Two prominent organizations devoted to nightclubs are painting a gloomy picture about taking back the night anytime soon.
Spokesmen for the Nightclub Hall of Fame and the American Nightlife Association/International Nightlife Association spoke to Las Vegas television station FOX5, and reported that shutdowns in the industry may extend to 2021, with some venues not surviving as a result.
Although they were addressing the situation in Las Vegas, their concerns apply more broadly to venues in Los Angeles, New York and elsewhere. Such clubs as L.A. Troubadour have said they face ruin if not permitted to reopen soon.
New Mayor Bill de Blasio said Sunday that the city’s people won’t be allowed to congregate outside their favorite bars and clubs, as they did yesterday when warm weather drove many outdoors for the first time in weeks.
“I’m not comfortable at all with people congregating outside bars,” the mayor said when asked about photos of large groups outside bars and clubs. “That violates what we’re saying about social distancing … and that puts lives in danger. So the police department will be out, the sheriff’s office will be out, watching very carefully.”
Ryan Dahlstrom of the Nightclub Hall of Fame said venues are “gone for at least the rest of this year– possibly part of next year.”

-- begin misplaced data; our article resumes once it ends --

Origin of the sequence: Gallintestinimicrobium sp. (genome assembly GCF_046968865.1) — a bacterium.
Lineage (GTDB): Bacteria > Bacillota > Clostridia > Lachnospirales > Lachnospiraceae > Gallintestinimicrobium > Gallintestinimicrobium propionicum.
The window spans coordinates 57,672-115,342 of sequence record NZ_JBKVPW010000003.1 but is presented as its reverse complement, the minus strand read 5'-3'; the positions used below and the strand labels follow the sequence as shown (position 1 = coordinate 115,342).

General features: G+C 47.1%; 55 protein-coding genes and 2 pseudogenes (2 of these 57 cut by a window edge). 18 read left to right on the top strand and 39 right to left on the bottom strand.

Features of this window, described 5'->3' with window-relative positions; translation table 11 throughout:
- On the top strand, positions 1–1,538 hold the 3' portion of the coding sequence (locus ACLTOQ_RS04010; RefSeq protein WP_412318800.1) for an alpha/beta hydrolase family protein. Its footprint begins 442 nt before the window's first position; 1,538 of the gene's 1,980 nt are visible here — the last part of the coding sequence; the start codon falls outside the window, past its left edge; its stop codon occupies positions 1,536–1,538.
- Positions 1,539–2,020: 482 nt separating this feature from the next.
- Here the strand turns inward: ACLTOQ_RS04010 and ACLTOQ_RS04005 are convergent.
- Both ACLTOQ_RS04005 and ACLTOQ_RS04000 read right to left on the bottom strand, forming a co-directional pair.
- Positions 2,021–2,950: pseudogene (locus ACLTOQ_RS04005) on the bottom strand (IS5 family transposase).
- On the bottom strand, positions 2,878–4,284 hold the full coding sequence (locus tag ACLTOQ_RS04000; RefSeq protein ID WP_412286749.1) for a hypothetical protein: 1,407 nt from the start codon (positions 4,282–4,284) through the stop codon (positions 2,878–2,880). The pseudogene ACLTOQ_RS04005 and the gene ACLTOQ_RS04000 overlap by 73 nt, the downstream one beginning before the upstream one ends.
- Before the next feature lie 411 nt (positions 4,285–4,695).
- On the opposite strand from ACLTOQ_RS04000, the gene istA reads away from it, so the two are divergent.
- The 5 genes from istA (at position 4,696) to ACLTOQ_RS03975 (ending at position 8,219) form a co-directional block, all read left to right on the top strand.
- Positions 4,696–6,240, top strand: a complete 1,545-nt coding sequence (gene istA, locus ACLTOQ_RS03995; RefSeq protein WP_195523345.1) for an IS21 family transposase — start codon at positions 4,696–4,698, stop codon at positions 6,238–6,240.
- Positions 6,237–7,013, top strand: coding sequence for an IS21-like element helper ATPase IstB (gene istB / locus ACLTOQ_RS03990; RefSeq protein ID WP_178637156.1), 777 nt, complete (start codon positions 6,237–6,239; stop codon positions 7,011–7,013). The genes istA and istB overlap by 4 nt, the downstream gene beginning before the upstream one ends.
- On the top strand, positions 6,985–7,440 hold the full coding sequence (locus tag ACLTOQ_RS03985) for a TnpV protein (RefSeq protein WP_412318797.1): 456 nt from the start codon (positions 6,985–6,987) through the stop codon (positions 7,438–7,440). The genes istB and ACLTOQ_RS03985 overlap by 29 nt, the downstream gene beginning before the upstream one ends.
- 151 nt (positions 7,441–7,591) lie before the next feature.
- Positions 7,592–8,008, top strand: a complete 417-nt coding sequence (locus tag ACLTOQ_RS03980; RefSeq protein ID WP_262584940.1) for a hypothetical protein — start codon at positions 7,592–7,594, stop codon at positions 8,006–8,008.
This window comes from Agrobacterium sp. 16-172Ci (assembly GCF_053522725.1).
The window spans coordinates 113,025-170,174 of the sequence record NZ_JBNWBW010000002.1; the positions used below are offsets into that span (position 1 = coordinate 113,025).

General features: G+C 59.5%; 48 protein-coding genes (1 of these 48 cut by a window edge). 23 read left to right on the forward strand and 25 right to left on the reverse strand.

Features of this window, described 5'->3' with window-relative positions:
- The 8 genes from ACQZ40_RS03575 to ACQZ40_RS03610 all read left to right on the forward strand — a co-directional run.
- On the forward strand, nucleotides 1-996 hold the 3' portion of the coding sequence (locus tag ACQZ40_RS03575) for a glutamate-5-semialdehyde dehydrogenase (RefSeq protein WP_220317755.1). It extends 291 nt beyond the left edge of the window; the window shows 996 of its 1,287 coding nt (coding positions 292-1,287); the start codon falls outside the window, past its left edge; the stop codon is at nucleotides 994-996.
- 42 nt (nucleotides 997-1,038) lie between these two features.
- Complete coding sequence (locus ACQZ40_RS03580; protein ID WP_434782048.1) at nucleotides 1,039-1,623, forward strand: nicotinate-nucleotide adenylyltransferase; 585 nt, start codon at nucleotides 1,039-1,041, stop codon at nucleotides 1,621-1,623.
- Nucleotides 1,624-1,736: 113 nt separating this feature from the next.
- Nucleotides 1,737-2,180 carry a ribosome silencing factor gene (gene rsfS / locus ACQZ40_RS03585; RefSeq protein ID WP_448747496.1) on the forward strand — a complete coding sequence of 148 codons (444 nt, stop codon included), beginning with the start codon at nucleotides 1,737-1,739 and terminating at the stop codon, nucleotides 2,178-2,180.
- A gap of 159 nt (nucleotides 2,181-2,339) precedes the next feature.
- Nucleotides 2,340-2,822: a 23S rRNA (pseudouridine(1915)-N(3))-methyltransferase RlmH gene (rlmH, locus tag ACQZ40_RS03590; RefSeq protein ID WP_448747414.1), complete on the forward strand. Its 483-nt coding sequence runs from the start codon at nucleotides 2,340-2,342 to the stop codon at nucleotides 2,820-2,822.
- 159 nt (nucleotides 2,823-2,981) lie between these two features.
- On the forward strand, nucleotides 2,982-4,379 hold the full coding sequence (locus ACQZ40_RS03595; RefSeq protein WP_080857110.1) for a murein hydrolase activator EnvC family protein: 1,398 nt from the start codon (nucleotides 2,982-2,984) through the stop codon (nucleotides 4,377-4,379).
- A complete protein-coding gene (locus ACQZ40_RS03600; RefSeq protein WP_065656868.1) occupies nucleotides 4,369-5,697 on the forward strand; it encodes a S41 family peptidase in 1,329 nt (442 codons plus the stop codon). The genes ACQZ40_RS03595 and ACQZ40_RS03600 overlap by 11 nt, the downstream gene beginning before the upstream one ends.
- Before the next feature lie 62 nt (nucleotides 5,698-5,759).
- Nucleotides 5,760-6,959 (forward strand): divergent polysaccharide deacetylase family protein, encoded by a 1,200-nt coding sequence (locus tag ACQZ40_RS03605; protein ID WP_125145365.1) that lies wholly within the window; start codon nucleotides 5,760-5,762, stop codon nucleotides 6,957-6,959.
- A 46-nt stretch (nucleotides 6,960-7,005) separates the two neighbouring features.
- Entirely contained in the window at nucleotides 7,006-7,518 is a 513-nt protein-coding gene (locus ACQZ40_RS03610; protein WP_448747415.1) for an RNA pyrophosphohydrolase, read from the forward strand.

Restrictions on large gatherings will hit profits hard, he said, leading to possible venue closures. Some larger venues may have to switch over to corporate events to survive, Dahlstrom said.
“They have the footprints to rearrange their rooms. We could control the rules, before they open up. We could communicate what we are wearing–masks or no masks,” Dahlstrom said.
JC Diaz, president of the American Nightlife Association and vice president of the International Nightlife Association, said overhead continues even while revenue is at zero.
“A landowner will not take 25 percent of rent. Utility companies will not take 25 percent of the cost to operate. A venue that sells just alcohol cannot generate revenue. If they sell food, they can have some revenue,” said Diaz.
Diaz added that food and bottle service is a key, and venues may need to reinvent themselves.